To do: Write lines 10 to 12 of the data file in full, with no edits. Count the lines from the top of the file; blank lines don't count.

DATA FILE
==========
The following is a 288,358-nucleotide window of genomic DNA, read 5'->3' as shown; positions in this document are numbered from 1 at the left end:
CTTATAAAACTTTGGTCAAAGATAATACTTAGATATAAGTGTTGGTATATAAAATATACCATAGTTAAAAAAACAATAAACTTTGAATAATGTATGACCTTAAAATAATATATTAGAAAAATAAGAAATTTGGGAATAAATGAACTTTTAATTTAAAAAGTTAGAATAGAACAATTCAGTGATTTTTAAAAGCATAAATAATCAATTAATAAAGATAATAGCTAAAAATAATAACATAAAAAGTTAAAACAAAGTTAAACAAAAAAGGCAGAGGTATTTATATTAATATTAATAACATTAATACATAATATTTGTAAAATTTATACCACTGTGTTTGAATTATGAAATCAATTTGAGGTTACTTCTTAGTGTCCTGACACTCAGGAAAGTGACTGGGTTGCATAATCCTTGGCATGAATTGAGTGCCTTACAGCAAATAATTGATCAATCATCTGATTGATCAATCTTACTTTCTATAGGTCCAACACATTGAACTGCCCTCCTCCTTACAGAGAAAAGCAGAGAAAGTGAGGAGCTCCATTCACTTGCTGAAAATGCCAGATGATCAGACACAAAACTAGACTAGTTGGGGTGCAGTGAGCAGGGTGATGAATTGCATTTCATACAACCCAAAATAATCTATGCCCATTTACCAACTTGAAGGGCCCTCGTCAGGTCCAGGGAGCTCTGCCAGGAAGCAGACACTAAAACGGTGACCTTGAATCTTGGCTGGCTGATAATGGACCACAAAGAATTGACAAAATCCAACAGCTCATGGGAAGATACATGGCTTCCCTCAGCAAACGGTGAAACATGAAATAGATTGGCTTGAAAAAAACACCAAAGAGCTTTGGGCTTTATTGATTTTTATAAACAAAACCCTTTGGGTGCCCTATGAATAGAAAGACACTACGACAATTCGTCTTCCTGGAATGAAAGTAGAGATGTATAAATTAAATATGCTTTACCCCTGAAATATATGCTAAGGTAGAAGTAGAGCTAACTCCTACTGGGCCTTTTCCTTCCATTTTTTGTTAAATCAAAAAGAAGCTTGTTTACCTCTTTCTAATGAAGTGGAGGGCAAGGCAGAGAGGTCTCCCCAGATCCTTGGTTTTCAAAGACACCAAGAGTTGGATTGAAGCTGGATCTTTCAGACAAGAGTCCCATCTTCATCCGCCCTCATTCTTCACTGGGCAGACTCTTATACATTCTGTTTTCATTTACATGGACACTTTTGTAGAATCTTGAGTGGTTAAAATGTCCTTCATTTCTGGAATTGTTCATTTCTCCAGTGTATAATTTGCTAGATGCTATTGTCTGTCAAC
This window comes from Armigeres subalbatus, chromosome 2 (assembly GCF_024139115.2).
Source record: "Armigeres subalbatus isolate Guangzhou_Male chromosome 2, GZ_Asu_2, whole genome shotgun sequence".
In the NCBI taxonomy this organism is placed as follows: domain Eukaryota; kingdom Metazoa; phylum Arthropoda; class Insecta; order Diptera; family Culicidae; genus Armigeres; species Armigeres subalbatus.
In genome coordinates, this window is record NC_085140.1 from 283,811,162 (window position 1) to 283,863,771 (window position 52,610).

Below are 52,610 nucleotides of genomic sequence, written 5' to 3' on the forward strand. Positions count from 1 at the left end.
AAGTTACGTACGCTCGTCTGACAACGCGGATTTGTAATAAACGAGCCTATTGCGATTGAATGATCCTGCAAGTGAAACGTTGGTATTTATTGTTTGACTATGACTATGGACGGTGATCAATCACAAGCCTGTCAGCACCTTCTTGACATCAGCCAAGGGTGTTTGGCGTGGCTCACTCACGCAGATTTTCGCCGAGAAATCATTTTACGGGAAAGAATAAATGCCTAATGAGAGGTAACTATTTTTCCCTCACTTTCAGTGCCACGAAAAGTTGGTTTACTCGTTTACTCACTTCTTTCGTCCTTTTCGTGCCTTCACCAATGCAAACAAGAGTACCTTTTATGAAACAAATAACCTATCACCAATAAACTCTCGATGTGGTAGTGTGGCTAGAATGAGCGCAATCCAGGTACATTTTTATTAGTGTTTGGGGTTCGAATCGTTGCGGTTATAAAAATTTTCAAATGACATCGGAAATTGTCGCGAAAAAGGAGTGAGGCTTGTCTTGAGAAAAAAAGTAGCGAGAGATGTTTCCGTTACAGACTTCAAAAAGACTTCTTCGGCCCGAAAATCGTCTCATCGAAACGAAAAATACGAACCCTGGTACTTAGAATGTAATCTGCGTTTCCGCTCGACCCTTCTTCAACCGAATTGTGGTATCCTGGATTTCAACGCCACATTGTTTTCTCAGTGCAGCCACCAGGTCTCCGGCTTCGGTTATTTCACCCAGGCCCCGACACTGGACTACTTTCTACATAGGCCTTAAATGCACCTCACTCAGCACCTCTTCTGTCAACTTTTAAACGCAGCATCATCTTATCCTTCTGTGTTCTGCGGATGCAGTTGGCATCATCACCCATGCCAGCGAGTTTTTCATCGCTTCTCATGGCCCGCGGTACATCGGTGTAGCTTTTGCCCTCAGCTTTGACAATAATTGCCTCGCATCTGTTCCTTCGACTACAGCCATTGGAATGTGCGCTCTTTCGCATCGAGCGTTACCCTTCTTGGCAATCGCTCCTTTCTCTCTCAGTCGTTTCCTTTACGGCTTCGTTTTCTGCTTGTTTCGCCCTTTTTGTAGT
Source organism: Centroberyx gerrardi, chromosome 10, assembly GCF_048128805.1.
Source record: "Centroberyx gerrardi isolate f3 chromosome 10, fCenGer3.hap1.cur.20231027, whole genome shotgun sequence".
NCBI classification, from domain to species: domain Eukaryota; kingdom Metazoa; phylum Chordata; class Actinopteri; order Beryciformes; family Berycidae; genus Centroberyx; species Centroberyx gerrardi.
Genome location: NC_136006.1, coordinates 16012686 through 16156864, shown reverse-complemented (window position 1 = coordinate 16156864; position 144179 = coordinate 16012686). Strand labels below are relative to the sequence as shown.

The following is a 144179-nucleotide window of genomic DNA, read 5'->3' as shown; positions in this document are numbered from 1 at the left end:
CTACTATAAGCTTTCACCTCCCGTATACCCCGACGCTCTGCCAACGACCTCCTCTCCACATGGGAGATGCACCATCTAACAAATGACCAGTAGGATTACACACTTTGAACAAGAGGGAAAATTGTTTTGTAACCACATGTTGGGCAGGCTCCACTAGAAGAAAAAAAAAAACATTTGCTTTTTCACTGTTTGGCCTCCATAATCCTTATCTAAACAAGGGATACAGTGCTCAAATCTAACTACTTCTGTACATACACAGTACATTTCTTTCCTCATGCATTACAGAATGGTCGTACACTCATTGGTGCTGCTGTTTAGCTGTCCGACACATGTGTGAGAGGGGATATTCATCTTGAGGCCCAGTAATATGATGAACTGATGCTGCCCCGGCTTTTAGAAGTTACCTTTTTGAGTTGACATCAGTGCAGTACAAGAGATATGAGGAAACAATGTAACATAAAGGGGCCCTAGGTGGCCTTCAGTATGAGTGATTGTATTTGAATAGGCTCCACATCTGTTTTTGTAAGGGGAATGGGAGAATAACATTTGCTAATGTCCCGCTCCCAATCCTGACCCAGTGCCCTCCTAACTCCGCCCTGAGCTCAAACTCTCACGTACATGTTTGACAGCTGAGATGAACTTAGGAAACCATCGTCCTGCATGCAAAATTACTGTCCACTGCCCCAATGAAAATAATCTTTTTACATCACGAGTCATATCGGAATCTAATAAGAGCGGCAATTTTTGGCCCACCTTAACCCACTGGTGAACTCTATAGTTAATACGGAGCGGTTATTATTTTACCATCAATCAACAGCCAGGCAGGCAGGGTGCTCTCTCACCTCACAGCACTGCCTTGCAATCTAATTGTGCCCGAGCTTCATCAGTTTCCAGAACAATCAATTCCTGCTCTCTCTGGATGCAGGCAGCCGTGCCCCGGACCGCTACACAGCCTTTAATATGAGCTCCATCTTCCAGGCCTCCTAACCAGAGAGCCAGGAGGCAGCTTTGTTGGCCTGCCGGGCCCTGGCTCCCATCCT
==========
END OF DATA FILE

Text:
Source record: "Centroberyx gerrardi isolate f3 chromosome 10, fCenGer3.hap1.cur.20231027, whole genome shotgun sequence".
NCBI classification, from domain to species: domain Eukaryota; kingdom Metazoa; phylum Chordata; class Actinopteri; order Beryciformes; family Berycidae; genus Centroberyx; species Centroberyx gerrardi.
Genome location: NC_136006.1, coordinates 16012686 through 16156864, shown reverse-complemented (window position 1 = coordinate 16156864; position 144179 = coordinate 16012686). Strand labels below are relative to the sequence as shown.